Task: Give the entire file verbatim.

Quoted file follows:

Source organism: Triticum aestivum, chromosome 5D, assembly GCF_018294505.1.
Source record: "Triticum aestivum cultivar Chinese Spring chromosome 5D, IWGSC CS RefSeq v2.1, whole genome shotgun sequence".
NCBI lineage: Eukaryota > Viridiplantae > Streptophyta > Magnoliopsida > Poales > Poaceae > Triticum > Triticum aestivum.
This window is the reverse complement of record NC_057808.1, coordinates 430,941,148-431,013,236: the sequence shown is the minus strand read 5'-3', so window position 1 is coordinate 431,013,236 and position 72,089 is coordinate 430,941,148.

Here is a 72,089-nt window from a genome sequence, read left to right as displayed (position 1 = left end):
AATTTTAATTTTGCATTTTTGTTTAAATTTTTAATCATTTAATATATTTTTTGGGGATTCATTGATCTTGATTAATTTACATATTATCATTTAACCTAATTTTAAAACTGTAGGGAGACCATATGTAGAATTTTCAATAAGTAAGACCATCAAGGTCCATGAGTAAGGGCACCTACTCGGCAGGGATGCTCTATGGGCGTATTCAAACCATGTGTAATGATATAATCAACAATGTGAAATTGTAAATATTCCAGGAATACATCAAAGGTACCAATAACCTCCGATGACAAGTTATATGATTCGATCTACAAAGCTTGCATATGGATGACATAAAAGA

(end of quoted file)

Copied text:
Source organism: Triticum aestivum, chromosome 5D, assembly GCF_018294505.1.
Source record: "Triticum aestivum cultivar Chinese Spring chromosome 5D, IWGSC CS RefSeq v2.1, whole genome shotgun sequence".
NCBI lineage: Eukaryota > Viridiplantae > Streptophyta > Magnoliopsida > Poales > Poaceae > Triticum > Triticum aestivum.
This window is the reverse complement of record NC_057808.1, coordinates 430,941,148-431,013,236: the sequence shown is the minus strand read 5'-3', so window position 1 is coordinate 431,013,236 and position 72,089 is coordinate 430,941,148.

Here is a 72,089-nt window from a genome sequence, read left to right as displayed (position 1 = left end):
AATTTTAATTTTGCATTTTTGTTTAAATTTTTAATCATTTAATATATTTTTTGGGGATTCATTGATCTTGATTAATTTACATATTATCATTTAACCTAATTTTAAAACTGTAGGGAGACCATATGTAGAATTTTCAATAAGTAAGACCATCAAGGTCCATGAGTAAGGGCACCTACTCGGCAGGGATGCTCTATGGGCGTATTCAAACCATGTGTAATGATATAATCAACAATGTGAAATTGTAAATATTCCAGGAATACATCAAAGGTACCAATAACCTCCGATGACAAGTTATATGATTCGATCTACAAAGCTTGCATATGGATGACATAAAAGA